Basic Sail Care Tips, these tips apply toward all sail materials from Polyester Dacron to Carbon.

Avoid Flogging: Flogging or leech flutter breaks down sail cloth in a hurry. The best way to maintain the performance and overall life of your sails is to reduce the amount of time spent flogging. A couple ways to reduce flogging is to minimize the time spent motoring into the wind while hoisting your sails, reduce sail in heavy wind to maintain control, keep enough leech and foot cord tension engaged to keep the edges from fluttering.

Reduce Chafe: eliminating or reducing chafe will add many miles to your sails. We can eliminate chafe by covering cotter pins and ring dings with tape especially on our lifelines and shrouds. Reduce chafe by the use of spreader patches and stanchion patches on your genoa and avoid loose lines and halyards rubbing on the mainsail. Any part of the rig that contacts your sails is a potential hazard, once a small tear occurs it doesn’t take too much to make it a large hole that can grab part of the rig and keep you from sailing safely.

Protect from UV Degradation: Direct sunlight is one of our biggest enemies. Always cover your sails when not in use, furling genoas should have a UV cover sewn to the sail or a zippered sock covering the rolled up sail. Mainsails should be flaked and covered on the boom and specialty sails bagged and down below.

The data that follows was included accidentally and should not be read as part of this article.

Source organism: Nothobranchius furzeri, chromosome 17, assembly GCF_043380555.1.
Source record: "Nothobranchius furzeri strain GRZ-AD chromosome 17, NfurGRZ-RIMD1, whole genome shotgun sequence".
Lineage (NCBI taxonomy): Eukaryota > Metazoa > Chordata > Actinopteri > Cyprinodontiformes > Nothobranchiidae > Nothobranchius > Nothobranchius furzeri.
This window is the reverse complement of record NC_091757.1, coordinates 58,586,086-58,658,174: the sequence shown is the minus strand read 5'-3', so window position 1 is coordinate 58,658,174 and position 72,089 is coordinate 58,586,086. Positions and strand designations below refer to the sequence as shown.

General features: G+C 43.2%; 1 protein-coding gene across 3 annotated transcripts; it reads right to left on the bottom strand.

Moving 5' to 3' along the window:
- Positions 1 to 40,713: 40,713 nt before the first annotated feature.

Store sails dry and folded: When your sails are not in use, they should be stored dry, folded, and bagged. If you have the storage space, rolling sails helps to eliminate unwanted hard folds and reduces “shrink” from multiple creases. Try to avoid folding your sails along the same creases every time, hinging may occur and cause the sail material to crack and fail.

Don’t Exceed Recommended Wind Range: Another aging factor is excessive load on your sails. This could happen from using your sails in too much breeze or in the wrong angle. Try to stay within the recommended wind range of your sails to keep them from becoming “Blown Out”.